Gait termination on a declined surface in trans-femoral amputees: Impact of using microprocessor-controlled limb system


      • When terminating gait, negative limb work is done to arrest centre-of-mass velocity.
      • Investigated negative limb work done to halt ramp descent in transfemoral amputees
      • Determined how microprocessor limb-system affected negative work done by each limb
      • Increase in prosthetic side work suggests participants more assured using prosthesis.
      • Suggests limb system should facilitate locomotion over changing terrains.



      Walking down ramps is a demanding task for transfemoral-amputees and terminating gait on ramps is even more challenging because of the requirement to maintain a stable limb so that it can do the necessary negative mechanical work on the centre-of-mass in order to arrest (dissipate) forward/downward velocity. We determined how the use of a microprocessor-controlled limb system (simultaneous control over hydraulic resistances at ankle and knee) affected the negative mechanical work done by each limb when transfemoral-amputees terminated gait during ramp descent.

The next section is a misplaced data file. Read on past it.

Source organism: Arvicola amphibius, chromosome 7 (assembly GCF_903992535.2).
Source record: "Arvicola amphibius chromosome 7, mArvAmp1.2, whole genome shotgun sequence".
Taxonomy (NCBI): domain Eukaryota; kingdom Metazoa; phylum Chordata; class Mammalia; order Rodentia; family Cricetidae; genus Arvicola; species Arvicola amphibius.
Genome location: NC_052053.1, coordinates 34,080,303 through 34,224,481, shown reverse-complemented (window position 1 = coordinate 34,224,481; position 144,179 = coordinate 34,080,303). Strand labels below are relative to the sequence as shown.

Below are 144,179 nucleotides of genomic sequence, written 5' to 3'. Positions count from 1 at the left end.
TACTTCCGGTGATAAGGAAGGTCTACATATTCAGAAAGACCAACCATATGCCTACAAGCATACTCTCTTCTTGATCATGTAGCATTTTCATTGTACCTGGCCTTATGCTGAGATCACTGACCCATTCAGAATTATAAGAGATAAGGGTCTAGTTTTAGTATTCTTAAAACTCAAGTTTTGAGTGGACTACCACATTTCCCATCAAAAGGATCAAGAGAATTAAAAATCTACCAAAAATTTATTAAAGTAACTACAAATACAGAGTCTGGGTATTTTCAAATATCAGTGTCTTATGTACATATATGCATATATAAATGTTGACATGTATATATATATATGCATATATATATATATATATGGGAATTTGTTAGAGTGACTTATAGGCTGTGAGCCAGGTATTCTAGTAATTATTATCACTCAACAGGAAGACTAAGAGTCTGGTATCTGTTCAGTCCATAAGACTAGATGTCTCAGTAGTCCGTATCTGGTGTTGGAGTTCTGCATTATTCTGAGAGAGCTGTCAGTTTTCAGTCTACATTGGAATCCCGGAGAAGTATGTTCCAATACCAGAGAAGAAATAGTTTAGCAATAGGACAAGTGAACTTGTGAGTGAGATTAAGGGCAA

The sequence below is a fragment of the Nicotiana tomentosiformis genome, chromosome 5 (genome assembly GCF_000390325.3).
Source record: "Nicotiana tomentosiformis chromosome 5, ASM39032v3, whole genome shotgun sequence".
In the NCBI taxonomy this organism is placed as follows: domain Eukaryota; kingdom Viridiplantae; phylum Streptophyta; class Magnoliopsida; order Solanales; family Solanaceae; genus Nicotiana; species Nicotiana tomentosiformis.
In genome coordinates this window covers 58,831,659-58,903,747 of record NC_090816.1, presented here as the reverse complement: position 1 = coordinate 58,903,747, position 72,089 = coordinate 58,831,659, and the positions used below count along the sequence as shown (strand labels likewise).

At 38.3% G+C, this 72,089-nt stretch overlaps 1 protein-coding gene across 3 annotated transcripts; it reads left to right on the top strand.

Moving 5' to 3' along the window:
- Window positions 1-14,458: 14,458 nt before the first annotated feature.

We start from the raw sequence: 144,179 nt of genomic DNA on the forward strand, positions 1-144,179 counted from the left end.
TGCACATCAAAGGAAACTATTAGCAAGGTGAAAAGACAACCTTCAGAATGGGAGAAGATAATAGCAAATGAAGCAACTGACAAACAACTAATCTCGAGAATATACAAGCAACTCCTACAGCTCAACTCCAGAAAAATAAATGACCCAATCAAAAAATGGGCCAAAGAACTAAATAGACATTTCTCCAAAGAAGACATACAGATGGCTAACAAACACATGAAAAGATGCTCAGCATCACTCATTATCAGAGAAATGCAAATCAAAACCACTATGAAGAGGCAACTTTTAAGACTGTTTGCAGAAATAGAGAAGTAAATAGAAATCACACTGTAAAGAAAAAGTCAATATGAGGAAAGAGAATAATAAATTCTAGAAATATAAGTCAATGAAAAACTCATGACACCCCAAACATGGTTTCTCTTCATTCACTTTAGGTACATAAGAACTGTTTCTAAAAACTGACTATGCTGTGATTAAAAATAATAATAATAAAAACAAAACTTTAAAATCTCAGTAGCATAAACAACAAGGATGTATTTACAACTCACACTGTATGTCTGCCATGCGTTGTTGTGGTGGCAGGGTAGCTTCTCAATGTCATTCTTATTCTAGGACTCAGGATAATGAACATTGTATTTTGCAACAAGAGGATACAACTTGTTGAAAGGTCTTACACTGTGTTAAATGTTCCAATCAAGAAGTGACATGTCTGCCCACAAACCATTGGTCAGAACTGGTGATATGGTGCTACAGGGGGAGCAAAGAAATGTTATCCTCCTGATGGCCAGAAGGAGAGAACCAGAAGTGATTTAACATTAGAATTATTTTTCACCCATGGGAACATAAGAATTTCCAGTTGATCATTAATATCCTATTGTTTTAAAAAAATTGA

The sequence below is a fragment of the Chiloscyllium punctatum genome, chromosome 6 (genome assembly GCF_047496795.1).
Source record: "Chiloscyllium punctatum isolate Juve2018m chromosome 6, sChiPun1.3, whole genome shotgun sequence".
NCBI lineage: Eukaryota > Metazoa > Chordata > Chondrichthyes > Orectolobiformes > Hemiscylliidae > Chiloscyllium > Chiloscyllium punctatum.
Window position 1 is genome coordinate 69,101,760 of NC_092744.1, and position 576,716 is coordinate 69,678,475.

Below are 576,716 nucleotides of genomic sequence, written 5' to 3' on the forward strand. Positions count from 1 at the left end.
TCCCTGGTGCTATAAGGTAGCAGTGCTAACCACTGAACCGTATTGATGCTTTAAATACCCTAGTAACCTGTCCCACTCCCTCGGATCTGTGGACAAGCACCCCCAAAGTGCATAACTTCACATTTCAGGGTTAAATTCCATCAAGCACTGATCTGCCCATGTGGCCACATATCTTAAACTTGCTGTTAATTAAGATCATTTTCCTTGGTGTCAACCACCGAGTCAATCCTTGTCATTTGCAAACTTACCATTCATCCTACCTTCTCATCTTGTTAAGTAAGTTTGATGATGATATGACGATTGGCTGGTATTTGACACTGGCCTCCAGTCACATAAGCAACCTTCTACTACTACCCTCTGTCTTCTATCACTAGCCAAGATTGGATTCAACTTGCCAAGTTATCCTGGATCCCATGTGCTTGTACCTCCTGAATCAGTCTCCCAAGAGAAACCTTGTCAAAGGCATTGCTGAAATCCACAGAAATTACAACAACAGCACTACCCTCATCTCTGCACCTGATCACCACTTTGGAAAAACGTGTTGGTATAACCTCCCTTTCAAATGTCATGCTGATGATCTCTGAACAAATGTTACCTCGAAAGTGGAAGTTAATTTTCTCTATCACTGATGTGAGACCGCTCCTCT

Eight transfemoral-amputees completed planned gait terminations (stopping on prosthesis) on a 5-degree ramp from slow and customary walking speeds, with the limb's microprocessor active or inactive. When active the limb operated in its ‘ramp-descent’ mode and when inactive the knee and ankle devices functioned at constant default levels. Negative limb work, determined as the integral of the negative mechanical (external) limb power during the braking phase, was compared across speeds and microprocessor conditions.


      Negative work done by each limb increased with speed (p < 0.001), and on the prosthetic limb it was greater when the microprocessor was active compared to inactive (p = 0.004). There was no change in work done across microprocessor conditions on the intact limb (p = 0.35).


      Greater involvement of the prosthetic limb when the limb system was active indicates its ramp-descent mode effectively altered the hydraulic resistances at the ankle and knee. Findings highlight participants became more assured using their prosthetic limb to arrest centre-of-mass velocity.


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